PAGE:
Court to determine final forfeiture of N2.2bn linked to Nigeria’s ex-air force chief
A Federal High Court in Lagos on Monday reserved ruling until December 3, on a motion seeking final forfeiture to the federal government of the sum of N2.2 billion recovered from a former Chief of Air Staff, Adesola Amosu.
Justice Mojisola Olatoregun reserved the date for ruling, after listening to arguments from counsel to parties in the motion on notice
The News Agency of Nigeria (NAN) reports that the court had issued an interim order of forfeiture of the sum, on June 14, following an exparte motion filed by the Economic and Financial Crimes Commission (EFCC).
Joined as respondents in the suit are Mr Amosu, and a company, Solomon Enterprises Ltd.
The Commission had argued that the sums were reasonably suspected to be proceeds of unlawful activities.
Justice Olatoregun had also issued an interim order for a temporary forfeiture of N190 million recovered from a former Air Force Director of Finance and Budget, Air Commodore Olugbenga Gbadebo.
The court had further ordered a temporary forfeiture of N101 million recovered from Solomon Enterprises, a company linked to Amosu.
The judge had then directed the EFCC to publish the interim orders in two national dailies, for the respondents or any interested party, to show cause why a final order of forfeiture should not be made.
On Monday, Rotimi Oyedepo appeared for the EFCC, while Norrison Quakers (SAN) announced appearance for an interested party in the suit (Jacob Adigun).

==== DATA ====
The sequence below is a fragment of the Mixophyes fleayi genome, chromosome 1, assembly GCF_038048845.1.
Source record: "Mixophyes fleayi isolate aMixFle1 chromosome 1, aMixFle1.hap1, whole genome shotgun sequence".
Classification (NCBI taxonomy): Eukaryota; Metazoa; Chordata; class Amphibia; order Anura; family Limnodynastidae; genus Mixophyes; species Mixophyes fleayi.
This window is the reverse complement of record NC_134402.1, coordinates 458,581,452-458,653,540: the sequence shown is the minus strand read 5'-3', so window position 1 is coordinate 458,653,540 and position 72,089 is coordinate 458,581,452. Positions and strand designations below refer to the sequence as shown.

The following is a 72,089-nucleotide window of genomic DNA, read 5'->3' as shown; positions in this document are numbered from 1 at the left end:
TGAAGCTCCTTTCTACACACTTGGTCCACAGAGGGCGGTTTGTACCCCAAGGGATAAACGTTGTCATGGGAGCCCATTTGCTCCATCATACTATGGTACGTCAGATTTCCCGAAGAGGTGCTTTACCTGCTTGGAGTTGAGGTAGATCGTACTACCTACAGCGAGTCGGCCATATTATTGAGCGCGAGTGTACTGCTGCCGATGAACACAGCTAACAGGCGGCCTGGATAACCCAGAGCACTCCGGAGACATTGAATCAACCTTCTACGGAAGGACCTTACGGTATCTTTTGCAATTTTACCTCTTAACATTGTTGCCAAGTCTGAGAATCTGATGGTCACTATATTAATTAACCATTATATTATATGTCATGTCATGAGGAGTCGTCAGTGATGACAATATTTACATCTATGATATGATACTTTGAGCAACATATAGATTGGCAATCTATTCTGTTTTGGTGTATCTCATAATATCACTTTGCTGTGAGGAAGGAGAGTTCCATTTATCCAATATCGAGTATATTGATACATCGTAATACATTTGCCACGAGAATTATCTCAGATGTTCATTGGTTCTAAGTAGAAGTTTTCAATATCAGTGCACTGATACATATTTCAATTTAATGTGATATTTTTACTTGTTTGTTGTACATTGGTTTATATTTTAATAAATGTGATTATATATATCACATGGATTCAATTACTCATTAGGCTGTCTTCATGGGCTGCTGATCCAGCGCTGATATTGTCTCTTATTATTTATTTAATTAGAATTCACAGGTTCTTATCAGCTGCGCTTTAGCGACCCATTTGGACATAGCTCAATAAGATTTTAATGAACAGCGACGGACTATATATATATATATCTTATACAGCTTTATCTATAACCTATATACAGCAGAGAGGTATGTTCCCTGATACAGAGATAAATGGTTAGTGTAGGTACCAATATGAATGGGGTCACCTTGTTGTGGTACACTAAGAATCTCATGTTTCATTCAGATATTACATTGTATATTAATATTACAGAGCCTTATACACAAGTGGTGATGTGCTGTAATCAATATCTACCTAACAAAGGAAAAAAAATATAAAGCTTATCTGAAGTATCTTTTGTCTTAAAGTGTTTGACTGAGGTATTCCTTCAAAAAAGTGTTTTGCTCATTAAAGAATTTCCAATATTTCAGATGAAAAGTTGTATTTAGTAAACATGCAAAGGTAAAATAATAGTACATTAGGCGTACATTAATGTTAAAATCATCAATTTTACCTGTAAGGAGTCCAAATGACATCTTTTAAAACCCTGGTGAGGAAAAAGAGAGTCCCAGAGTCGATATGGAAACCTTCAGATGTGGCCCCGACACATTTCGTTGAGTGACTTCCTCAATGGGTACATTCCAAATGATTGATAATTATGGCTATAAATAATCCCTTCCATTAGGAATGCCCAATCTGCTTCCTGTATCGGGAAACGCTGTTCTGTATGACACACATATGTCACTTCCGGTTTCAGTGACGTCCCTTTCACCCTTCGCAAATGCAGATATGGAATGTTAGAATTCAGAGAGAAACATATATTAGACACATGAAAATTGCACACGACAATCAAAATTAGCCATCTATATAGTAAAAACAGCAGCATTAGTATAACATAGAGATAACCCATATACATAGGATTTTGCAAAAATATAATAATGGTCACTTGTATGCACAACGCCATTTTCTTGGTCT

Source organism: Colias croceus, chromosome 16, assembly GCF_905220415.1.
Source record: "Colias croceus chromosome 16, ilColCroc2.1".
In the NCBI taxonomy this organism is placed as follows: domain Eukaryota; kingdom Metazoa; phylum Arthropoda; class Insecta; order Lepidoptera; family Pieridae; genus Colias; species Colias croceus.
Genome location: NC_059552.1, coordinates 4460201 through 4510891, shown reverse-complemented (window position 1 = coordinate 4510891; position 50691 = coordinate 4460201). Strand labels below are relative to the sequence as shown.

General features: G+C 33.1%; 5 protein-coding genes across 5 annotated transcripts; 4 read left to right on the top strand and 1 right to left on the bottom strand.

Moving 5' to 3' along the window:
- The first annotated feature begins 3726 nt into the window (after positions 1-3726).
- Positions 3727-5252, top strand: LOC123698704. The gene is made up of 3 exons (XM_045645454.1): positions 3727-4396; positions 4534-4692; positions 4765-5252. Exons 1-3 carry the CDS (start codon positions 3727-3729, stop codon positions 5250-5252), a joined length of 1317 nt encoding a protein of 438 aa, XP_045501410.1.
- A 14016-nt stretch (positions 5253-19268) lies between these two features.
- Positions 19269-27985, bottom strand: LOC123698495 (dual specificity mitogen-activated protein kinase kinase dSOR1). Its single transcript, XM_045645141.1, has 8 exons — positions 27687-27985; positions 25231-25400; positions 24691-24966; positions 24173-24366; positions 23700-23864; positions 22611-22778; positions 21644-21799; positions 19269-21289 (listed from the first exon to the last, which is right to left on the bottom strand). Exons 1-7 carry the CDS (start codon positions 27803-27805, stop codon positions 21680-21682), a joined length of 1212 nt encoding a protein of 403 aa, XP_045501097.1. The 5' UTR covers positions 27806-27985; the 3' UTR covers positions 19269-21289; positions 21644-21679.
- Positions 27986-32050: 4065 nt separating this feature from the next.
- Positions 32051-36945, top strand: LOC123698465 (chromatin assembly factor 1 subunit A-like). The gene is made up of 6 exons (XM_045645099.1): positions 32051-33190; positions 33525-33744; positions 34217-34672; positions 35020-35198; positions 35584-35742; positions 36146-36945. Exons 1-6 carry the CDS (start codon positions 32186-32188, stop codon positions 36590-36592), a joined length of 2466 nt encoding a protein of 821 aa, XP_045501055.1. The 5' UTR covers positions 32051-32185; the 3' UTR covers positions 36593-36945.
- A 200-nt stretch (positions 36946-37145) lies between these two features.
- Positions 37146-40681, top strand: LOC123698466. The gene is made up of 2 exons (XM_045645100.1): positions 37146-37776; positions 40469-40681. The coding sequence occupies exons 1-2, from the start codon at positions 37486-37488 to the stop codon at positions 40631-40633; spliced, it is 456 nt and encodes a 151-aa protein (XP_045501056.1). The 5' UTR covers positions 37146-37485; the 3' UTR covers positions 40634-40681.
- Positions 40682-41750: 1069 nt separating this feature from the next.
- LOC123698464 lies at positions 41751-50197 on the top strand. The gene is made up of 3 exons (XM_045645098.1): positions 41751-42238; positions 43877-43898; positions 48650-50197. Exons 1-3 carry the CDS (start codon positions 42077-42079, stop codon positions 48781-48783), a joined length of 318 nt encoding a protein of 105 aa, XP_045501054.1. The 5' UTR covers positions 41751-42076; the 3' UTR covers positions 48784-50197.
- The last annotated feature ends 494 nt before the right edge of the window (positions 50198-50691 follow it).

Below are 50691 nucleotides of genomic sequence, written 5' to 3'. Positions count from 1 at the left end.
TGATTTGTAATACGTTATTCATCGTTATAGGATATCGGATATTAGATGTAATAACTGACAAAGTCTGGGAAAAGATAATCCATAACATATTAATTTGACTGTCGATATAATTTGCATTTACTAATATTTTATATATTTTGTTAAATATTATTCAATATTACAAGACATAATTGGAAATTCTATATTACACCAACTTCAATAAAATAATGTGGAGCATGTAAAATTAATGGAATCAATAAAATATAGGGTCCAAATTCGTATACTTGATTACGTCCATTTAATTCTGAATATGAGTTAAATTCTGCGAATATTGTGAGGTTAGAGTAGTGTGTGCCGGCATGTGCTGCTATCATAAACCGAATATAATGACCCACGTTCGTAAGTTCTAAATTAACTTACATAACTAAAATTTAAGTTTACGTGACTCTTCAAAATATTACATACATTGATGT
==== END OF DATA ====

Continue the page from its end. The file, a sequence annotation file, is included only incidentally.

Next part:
Bolaji Ayorinde announced appearance for the first and second respondent.
Moving his motion for final order, EFCC counsel, Mr Oyedepo, informed the court that his motion was dated October 24, seeking a court’s order for final forfeiture of the sum.
He said that his application was supported by an affidavit deposed to by one Tosin Owobo, and adopted same, urging the court to order a final forfeiture of the sum.
Arguing his motion further, Mr Oyedepo told the court that intelligence reports revealed that the respondent stacked crime proceeds in his account, and had directed his aide to remove the sum $10.5 million.
He said that the respondents had not been able to show how they legitimately earned these sums of money, which the EFCC is seeking to be permanently forfeited to the Government.
He argued that the law empowers the EFCC to bring an application for forfeiture of funds, where it reasonably suspects same to be proceeds of crime or an unlawful act, adding that its present motion was brought on that premise.